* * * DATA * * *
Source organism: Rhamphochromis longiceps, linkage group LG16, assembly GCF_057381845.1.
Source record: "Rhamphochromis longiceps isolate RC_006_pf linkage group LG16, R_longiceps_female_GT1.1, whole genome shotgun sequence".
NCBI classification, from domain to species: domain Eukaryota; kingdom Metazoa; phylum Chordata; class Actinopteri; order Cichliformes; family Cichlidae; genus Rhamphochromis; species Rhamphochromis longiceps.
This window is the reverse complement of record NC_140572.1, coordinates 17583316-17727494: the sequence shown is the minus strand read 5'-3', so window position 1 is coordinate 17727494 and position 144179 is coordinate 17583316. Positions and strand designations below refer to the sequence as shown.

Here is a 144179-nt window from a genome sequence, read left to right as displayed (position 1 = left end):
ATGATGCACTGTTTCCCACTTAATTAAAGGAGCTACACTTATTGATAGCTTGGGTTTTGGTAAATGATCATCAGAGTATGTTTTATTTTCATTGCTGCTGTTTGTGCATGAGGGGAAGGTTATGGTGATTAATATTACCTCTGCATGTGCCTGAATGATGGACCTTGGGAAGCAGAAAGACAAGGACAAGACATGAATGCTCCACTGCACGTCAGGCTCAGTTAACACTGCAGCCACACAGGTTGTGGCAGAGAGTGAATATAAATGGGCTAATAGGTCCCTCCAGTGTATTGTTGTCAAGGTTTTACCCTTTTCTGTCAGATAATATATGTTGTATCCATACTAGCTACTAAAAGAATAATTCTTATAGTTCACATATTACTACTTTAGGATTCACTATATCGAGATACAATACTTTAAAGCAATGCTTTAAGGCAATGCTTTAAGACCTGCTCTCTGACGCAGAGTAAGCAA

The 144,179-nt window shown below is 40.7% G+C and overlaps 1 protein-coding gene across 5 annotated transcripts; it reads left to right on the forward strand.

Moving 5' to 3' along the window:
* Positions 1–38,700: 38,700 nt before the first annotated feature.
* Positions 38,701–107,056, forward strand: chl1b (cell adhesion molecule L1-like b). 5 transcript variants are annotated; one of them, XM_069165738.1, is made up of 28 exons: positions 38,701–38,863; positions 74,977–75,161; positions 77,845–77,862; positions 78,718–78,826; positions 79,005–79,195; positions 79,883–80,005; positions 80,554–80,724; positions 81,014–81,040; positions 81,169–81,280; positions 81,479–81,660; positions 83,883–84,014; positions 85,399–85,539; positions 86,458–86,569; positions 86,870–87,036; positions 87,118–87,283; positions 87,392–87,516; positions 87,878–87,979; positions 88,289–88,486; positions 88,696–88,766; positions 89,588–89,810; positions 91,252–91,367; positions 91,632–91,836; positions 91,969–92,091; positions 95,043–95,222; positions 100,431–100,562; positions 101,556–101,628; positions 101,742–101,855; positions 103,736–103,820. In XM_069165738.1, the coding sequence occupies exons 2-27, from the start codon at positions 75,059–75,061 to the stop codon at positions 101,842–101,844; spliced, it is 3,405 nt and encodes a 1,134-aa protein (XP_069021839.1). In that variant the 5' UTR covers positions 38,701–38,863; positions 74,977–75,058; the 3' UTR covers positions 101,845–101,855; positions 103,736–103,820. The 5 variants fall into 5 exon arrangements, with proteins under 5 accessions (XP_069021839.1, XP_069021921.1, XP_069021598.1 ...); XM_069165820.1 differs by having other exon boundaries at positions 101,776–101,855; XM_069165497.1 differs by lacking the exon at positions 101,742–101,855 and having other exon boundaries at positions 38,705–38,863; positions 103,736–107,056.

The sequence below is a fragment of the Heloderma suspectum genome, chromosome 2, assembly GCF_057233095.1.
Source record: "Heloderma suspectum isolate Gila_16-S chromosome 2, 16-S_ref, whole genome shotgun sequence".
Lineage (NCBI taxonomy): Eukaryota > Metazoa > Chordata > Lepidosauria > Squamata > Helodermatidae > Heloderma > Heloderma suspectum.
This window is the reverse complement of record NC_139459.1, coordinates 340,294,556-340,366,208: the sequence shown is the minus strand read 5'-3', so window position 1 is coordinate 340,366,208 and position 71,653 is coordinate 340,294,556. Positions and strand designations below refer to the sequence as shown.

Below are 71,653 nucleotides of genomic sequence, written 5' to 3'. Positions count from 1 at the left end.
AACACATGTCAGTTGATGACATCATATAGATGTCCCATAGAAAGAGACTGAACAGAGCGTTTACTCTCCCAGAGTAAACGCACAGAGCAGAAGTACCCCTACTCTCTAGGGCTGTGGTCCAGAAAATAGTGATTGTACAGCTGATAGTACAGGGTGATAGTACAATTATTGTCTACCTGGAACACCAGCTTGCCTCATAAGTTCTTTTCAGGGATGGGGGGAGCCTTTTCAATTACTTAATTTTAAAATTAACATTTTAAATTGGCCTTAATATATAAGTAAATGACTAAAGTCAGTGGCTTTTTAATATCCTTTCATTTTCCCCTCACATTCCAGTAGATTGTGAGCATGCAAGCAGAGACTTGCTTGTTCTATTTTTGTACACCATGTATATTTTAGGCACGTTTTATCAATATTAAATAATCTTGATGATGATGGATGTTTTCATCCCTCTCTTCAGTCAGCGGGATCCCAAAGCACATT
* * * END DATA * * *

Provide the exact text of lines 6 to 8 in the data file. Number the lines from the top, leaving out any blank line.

ATGATGCACTGTTTCCCACTTAATTAAAGGAGCTACACTTATTGATAGCTTGGGTTTTGGTAAATGATCATCAGAGTATGTTTTATTTTCATTGCTGCTGTTTGTGCATGAGGGGAAGGTTATGGTGATTAATATTACCTCTGCATGTGCCTGAATGATGGACCTTGGGAAGCAGAAAGACAAGGACAAGACATGAATGCTCCACTGCACGTCAGGCTCAGTTAACACTGCAGCCACACAGGTTGTGGCAGAGAGTGAATATAAATGGGCTAATAGGTCCCTCCAGTGTATTGTTGTCAAGGTTTTACCCTTTTCTGTCAGATAATATATGTTGTATCCATACTAGCTACTAAAAGAATAATTCTTATAGTTCACATATTACTACTTTAGGATTCACTATATCGAGATACAATACTTTAAAGCAATGCTTTAAGGCAATGCTTTAAGACCTGCTCTCTGACGCAGAGTAAGCAA

The 144,179-nt window shown below is 40.7% G+C and overlaps 1 protein-coding gene across 5 annotated transcripts; it reads left to right on the forward strand.

Moving 5' to 3' along the window: